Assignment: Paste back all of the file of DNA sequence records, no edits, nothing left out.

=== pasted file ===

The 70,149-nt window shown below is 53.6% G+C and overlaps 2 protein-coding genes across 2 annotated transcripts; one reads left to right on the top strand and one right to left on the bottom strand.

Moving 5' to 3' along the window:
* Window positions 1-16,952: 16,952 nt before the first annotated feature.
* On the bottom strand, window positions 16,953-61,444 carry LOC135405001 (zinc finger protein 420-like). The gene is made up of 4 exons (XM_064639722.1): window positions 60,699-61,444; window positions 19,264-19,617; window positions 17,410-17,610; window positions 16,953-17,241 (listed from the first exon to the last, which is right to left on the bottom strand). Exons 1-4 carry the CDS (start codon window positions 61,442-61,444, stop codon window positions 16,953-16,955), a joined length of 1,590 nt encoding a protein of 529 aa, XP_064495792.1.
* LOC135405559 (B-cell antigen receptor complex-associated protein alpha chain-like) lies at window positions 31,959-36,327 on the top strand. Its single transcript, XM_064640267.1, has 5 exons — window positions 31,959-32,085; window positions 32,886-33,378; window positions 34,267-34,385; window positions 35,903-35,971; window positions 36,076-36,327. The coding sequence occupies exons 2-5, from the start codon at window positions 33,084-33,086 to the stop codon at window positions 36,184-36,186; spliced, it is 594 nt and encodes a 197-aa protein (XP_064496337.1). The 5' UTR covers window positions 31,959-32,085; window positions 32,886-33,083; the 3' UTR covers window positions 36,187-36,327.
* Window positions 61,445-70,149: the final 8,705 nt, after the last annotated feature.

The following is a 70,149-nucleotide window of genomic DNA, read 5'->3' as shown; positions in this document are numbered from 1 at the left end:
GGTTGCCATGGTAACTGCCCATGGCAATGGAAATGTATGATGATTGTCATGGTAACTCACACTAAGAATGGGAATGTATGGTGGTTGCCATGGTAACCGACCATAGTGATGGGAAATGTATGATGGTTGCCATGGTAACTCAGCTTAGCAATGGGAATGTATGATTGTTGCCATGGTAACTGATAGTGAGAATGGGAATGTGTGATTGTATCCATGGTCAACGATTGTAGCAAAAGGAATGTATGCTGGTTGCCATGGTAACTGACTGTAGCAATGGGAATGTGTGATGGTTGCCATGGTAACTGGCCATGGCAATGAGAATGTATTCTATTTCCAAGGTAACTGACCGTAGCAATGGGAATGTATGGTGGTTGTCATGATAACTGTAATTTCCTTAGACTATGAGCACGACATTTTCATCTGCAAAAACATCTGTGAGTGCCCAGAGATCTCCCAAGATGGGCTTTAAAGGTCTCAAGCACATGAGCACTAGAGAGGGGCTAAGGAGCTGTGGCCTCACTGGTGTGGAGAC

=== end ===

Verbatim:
The 70,149-nt window shown below is 53.6% G+C and overlaps 2 protein-coding genes across 2 annotated transcripts; one reads left to right on the top strand and one right to left on the bottom strand.

Moving 5' to 3' along the window:
* Window positions 1-16,952: 16,952 nt before the first annotated feature.
* On the bottom strand, window positions 16,953-61,444 carry LOC135405001 (zinc finger protein 420-like). The gene is made up of 4 exons (XM_064639722.1): window positions 60,699-61,444; window positions 19,264-19,617; window positions 17,410-17,610; window positions 16,953-17,241 (listed from the first exon to the last, which is right to left on the bottom strand). Exons 1-4 carry the CDS (start codon window positions 61,442-61,444, stop codon window positions 16,953-16,955), a joined length of 1,590 nt encoding a protein of 529 aa, XP_064495792.1.
* LOC135405559 (B-cell antigen receptor complex-associated protein alpha chain-like) lies at window positions 31,959-36,327 on the top strand. Its single transcript, XM_064640267.1, has 5 exons — window positions 31,959-32,085; window positions 32,886-33,378; window positions 34,267-34,385; window positions 35,903-35,971; window positions 36,076-36,327. The coding sequence occupies exons 2-5, from the start codon at window positions 33,084-33,086 to the stop codon at window positions 36,184-36,186; spliced, it is 594 nt and encodes a 197-aa protein (XP_064496337.1). The 5' UTR covers window positions 31,959-32,085; window positions 32,886-33,083; the 3' UTR covers window positions 36,187-36,327.
* Window positions 61,445-70,149: the final 8,705 nt, after the last annotated feature.

The following is a 70,149-nucleotide window of genomic DNA, read 5'->3' as shown; positions in this document are numbered from 1 at the left end:
GGTTGCCATGGTAACTGCCCATGGCAATGGAAATGTATGATGATTGTCATGGTAACTCACACTAAGAATGGGAATGTATGGTGGTTGCCATGGTAACCGACCATAGTGATGGGAAATGTATGATGGTTGCCATGGTAACTCAGCTTAGCAATGGGAATGTATGATTGTTGCCATGGTAACTGATAGTGAGAATGGGAATGTGTGATTGTATCCATGGTCAACGATTGTAGCAAAAGGAATGTATGCTGGTTGCCATGGTAACTGACTGTAGCAATGGGAATGTGTGATGGTTGCCATGGTAACTGGCCATGGCAATGAGAATGTATTCTATTTCCAAGGTAACTGACCGTAGCAATGGGAATGTATGGTGGTTGTCATGATAACTGTAATTTCCTTAGACTATGAGCACGACATTTTCATCTGCAAAAACATCTGTGAGTGCCCAGAGATCTCCCAAGATGGGCTTTAAAGGTCTCAAGCACATGAGCACTAGAGAGGGGCTAAGGAGCTGTGGCCTCACTGGTGTGGAGAC